Tanker based Floating Production, Storage and Offloading Systems (FPSO's) are moving into deeper water in the near future. 'The use of turret moored tankers for deep water applications is widely accepted to be a viable and cost effective solution.

This paper will discuss the advantages of an unique asymmetric mooring system in combination with a hybrid riser system for a turret moored FPSO in water depths of 1000 m and beyond. A case study for such a mooring-riser system for a typical medium size turret moored tanker in 1000 m water depth in Gulf of Mexico environment will be discussed.


The use of flexible risers from the floater to the sea floor in deep water requires exceptional flexible pipe design to withstand external hydrostatic pressures and large top tensions and is therefore expected to be very expensive. Additionally, flexibles of the sizes anticipated for export lines are at the current limits of manufacturing capabilities. Moreover, flexible risers can only be installed after the FPSO is hooked-up to its anchor lines and attract therefore a penalty in terms of capital interest due to the FPSO not being able to receive well fluids.

An alternative solution is the hybrid riser system (See Figures 1.1 and 1.2). This system basically consist of a large Tethered Riser Buoy (TRB) from which Steel Catenary Risers (SCR's) are suspended to the sea floor and flexible jumper hoses between the riser buoy and the turret of the FPSO. The TRB may be some 150 m below the sea level and is tethered to the seabed.

The entire hybrid riser system consist of elements which are proven technology. Large diameter SCR's have already been installed as oil and gas export risers from TLP's in the Gulf of Mexico. The use of flexible risers connected to a tethered buoy in combination with turret moored tankers is also proven technology. It is cost effective to design the riser buoy so that it may accommodate as many risers as possible. Depending on the size of the risers and umbilicals, the riser buoy may be designed to accommodate up to approximately 15 risers and/or umbilicals.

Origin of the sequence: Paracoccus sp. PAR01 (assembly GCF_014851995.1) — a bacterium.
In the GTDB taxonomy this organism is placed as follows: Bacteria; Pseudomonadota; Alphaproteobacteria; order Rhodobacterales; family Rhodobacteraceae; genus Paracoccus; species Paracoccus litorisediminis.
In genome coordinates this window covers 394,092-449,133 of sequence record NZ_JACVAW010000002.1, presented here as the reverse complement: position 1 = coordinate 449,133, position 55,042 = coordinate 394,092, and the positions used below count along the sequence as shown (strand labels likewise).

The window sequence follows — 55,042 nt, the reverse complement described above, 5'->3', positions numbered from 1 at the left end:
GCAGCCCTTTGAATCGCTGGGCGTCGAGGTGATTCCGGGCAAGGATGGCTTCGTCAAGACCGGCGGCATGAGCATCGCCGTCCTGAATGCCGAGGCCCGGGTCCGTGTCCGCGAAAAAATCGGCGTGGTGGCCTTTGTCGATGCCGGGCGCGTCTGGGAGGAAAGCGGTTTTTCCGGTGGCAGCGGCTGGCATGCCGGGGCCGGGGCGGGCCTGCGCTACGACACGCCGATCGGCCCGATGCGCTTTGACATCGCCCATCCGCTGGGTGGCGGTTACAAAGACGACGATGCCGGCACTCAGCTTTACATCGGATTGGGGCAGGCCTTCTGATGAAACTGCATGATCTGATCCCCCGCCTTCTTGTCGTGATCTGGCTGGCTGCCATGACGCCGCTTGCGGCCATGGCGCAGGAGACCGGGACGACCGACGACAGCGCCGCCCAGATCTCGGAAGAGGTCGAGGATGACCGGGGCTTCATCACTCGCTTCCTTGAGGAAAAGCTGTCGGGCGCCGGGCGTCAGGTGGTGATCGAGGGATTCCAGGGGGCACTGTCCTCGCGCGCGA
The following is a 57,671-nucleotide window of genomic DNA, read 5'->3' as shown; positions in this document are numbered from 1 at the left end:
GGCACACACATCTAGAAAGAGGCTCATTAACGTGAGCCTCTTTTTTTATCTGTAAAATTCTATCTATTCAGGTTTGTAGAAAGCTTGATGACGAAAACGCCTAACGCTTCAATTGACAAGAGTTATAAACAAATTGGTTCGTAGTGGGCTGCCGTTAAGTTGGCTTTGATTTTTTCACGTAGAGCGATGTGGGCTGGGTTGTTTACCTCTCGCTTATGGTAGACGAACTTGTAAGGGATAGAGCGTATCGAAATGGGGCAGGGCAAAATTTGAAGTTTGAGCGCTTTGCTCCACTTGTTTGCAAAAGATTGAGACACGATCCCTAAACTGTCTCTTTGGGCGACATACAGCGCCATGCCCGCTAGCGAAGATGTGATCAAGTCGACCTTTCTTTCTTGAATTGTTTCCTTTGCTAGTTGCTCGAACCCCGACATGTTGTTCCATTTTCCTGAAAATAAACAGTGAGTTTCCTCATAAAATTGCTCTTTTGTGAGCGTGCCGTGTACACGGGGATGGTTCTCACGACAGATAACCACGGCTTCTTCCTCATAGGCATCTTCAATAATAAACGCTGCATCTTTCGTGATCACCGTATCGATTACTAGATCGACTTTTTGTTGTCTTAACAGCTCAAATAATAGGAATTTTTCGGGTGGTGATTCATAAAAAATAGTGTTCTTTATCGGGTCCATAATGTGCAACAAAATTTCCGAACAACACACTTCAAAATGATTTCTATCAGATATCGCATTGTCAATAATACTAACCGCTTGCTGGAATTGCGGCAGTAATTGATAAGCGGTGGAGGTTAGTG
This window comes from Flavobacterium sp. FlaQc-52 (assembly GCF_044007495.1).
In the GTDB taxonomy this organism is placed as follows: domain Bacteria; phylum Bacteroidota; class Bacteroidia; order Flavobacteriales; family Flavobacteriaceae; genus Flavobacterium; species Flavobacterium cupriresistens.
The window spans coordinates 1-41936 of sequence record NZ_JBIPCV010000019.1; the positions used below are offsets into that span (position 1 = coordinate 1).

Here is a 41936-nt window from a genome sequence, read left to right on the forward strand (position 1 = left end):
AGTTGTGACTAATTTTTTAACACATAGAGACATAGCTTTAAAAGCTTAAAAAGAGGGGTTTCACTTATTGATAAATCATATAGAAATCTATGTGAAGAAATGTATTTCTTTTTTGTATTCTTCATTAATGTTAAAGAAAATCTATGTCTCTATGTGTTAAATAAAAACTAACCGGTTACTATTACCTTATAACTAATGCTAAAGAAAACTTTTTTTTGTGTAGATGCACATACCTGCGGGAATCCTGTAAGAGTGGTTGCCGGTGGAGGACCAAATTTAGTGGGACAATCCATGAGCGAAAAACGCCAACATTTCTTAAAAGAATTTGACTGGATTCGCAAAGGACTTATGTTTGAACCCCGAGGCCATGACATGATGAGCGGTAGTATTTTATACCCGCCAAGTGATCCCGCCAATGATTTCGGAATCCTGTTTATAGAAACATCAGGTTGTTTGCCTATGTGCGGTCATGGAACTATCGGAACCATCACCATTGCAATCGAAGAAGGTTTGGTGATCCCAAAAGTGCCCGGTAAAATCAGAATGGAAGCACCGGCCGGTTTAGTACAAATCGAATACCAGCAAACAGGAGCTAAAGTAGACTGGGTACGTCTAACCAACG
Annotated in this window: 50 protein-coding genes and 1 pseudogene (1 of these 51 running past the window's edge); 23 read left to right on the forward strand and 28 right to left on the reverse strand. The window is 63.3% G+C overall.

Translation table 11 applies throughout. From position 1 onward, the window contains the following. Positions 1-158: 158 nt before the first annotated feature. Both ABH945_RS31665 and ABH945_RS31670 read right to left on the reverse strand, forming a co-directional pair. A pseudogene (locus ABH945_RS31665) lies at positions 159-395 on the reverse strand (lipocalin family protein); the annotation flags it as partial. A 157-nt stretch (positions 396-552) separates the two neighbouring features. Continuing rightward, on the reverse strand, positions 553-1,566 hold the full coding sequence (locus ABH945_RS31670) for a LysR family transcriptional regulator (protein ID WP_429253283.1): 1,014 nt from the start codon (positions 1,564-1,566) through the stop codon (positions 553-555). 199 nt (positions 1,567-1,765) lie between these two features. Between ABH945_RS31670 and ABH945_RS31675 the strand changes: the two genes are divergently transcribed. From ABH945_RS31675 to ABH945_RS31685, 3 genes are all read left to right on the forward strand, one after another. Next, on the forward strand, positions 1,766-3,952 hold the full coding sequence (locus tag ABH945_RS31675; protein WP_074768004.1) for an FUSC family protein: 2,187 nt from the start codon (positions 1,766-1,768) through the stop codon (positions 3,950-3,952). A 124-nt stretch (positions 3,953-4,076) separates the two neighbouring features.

In case of that many risers, the horizontal subsea buoy may be long and may therefore require large free space sectors between the mooring lines to avoid riser-mooring interference. To alleviate interference, Bluewater has developed a mooring system with three groups of mooring lines in 120 degrees sectors (refer Figure 1.2). The large anchorline-free sectors in this mooring system allow easy access to the hybrid riser system for installation, maintenance and repair during the field life.

In a field lay-out, the asymmetric three-bundle mooring system footprint should now not be expressed as an anchor -point radius but as anchor-point directions. Hence, in congested areas, where the anchor radius is normally kept limited, the entire three bundle mooring system may be rotated to optimise field lay out (see Figure 1.3).

The hybrid riser system allows a flexible installation schedule. The Tethered Riser Buoy and Steel Catenary Risers can be installed prior to the arrival of the FPSO in the field.

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